Another excellent post, Cygnus.

    1. Thanks! I just got to read yours, too... wow! Let me ponder a bit, and I'll leave a comment there.

      Have you read or seen Shadowlands, William Nicholson's semi-biographical story about Lewis? It left me with very similar feelings to those you described in your post....

    2. Is the adaptation with Anthony Hopkins and Debra Winger? If so, yes. It's been a very long time but I believe I remember appreciating it.

      What I posted on is also captured fairly well with .

      Have read Ch. 1, v. 26 - 30 of the Book of the Law. My opinion is that it articulates -- as you say -- very poetically, a basic belief of mine which I hinted at in a prior post, .

      The post is long and a bit silly in spots but the paragraph after the words 'The Endgame' are what I'm referring to.

      Finally, how do you post hyperlinks in a comment?

    3. Yes on the Hopkins/Winger movie... I saw it around the same time as I read the play script, but I can't remember if one was substantially different from the other.

      Saudade: I never knew that word before. I'm amazed that it has its own holiday! The more I think about this whole phylum of nameless longings, I think it's also related to a body-centered, physical feeling that I've had (a handful of times in my life) and never knew how to classify: an expectant heaviness in the chest, in which the passing of each breath feels like something momentous is about to happen. It's a feeling of "Just one more piece to put into the puzzle and it will be complete." As a teen I called it "Omni" (maybe after the Guccione magazine, which always advertised momentous things to come...)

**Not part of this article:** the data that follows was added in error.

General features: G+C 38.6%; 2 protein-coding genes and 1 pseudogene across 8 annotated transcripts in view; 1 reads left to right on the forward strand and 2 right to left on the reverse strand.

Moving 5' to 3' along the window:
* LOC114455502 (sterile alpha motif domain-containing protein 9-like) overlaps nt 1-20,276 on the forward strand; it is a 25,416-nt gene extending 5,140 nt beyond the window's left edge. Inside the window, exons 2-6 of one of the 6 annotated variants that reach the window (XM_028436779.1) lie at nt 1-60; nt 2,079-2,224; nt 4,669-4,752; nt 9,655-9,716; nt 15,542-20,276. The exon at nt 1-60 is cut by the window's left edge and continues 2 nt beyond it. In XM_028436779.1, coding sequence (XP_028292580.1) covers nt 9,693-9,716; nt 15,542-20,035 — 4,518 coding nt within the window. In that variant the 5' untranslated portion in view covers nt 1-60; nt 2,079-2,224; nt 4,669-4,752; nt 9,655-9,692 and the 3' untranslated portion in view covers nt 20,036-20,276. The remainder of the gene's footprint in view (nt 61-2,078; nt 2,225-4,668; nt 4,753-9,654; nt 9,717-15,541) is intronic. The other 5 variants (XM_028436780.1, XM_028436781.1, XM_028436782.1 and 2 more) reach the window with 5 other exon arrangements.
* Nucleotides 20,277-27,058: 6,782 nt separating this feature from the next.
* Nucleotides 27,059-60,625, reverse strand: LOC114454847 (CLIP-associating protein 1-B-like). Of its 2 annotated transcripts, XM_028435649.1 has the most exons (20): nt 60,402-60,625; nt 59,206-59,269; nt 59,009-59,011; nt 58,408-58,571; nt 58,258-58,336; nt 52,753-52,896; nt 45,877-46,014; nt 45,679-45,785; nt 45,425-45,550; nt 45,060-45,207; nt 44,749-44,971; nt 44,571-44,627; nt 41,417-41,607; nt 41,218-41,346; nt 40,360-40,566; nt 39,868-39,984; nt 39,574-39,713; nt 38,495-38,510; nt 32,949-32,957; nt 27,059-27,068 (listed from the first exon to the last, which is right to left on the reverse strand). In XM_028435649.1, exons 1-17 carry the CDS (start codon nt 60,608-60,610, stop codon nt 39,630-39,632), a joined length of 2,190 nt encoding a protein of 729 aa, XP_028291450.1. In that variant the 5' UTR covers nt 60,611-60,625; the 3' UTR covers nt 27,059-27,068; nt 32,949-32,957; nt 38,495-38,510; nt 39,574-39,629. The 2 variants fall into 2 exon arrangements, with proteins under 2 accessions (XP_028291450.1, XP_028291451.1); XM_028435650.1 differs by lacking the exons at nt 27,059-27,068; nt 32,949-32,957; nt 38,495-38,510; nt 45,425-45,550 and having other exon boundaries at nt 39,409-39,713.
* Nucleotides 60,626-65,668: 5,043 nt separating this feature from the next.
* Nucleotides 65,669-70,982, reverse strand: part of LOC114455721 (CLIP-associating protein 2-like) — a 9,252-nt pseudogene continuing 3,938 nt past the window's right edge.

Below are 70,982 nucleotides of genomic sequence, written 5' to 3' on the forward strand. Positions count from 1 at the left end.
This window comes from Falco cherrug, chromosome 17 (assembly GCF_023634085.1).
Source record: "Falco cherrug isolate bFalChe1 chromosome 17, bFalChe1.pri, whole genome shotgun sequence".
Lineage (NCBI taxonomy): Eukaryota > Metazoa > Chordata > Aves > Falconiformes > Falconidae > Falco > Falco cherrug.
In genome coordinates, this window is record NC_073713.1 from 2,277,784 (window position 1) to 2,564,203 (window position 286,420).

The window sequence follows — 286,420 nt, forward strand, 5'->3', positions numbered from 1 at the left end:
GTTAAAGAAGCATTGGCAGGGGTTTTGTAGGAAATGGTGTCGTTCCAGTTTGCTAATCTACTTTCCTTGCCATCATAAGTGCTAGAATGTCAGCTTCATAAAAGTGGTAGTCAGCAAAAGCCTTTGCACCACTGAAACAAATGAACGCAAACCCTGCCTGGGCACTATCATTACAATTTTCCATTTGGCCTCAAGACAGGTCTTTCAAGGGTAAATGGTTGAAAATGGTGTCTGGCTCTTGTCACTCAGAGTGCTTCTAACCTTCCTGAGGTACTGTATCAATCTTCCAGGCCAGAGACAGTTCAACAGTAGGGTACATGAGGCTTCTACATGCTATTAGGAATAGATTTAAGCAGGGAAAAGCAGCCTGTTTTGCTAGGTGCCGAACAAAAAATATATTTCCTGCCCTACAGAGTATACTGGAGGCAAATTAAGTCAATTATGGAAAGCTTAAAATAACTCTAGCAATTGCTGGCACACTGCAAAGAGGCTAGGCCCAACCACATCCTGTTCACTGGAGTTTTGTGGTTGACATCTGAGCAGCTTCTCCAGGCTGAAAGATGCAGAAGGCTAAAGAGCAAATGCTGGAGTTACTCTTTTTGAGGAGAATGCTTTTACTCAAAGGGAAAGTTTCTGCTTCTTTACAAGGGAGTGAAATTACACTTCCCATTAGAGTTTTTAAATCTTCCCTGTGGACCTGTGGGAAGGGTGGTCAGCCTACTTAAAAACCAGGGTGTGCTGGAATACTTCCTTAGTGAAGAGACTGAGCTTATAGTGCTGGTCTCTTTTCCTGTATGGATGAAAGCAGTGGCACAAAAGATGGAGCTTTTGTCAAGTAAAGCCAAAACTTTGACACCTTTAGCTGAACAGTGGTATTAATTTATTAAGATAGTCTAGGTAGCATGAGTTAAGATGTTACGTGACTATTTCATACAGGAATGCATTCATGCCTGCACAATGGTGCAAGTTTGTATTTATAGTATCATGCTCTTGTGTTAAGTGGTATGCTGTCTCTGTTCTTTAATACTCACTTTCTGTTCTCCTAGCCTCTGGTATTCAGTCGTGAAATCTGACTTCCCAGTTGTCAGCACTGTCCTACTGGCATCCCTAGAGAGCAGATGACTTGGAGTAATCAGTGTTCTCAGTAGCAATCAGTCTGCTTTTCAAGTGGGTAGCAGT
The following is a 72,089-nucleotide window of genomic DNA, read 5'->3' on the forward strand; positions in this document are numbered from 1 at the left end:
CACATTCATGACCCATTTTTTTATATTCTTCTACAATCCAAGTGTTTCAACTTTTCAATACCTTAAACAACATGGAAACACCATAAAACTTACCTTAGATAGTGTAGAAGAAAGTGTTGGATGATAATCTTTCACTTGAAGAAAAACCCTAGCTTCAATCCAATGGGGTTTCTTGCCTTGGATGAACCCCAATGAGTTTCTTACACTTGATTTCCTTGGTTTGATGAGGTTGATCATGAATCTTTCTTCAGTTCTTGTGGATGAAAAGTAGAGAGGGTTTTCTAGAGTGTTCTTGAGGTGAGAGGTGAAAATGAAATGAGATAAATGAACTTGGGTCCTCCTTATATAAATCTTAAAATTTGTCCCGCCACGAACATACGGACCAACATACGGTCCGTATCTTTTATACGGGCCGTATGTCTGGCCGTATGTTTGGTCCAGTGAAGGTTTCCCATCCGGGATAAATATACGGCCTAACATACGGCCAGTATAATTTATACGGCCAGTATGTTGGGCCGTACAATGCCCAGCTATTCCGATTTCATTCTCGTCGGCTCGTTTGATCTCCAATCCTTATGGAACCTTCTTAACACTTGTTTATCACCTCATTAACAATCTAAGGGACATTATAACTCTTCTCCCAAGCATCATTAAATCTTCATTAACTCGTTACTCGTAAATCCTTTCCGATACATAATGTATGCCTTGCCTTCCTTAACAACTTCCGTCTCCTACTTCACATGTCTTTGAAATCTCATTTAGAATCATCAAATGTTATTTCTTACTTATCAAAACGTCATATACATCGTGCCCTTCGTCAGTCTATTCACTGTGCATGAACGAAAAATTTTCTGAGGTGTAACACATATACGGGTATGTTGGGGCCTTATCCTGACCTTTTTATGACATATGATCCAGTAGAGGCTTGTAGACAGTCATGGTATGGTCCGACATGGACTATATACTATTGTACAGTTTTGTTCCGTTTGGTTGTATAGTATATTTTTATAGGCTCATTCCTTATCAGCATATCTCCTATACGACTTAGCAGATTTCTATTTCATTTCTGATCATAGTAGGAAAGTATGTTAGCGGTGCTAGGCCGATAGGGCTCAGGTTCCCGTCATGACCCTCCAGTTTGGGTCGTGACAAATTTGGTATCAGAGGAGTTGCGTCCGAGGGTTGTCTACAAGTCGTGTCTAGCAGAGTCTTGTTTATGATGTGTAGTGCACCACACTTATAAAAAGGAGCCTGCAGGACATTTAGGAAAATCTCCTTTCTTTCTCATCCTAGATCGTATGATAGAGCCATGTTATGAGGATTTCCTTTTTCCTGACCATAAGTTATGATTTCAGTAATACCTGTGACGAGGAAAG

Re: The Endgame: Yowza! First: This is a novel I want to see. How's the process going? Second: I think this may also be pointing to what Nietzsche's Zarathustra saw -- VERY dimly -- through smoky glass. Whatever's coming, I have a feeling it will laugh at our current conception of analog vs digital as two distinct things...